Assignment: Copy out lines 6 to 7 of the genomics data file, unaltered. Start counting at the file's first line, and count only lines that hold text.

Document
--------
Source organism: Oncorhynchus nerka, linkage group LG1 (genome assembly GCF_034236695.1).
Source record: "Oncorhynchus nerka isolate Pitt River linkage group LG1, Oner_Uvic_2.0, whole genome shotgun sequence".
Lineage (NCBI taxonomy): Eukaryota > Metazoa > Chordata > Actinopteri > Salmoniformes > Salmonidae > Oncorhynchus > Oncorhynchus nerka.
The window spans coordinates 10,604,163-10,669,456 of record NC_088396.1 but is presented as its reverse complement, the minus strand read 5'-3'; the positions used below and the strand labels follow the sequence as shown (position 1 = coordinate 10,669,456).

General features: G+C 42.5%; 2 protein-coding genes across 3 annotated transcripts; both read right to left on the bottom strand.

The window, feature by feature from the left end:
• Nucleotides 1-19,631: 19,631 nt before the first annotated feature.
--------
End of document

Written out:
The window, feature by feature from the left end:
• Nucleotides 1-19,631: 19,631 nt before the first annotated feature.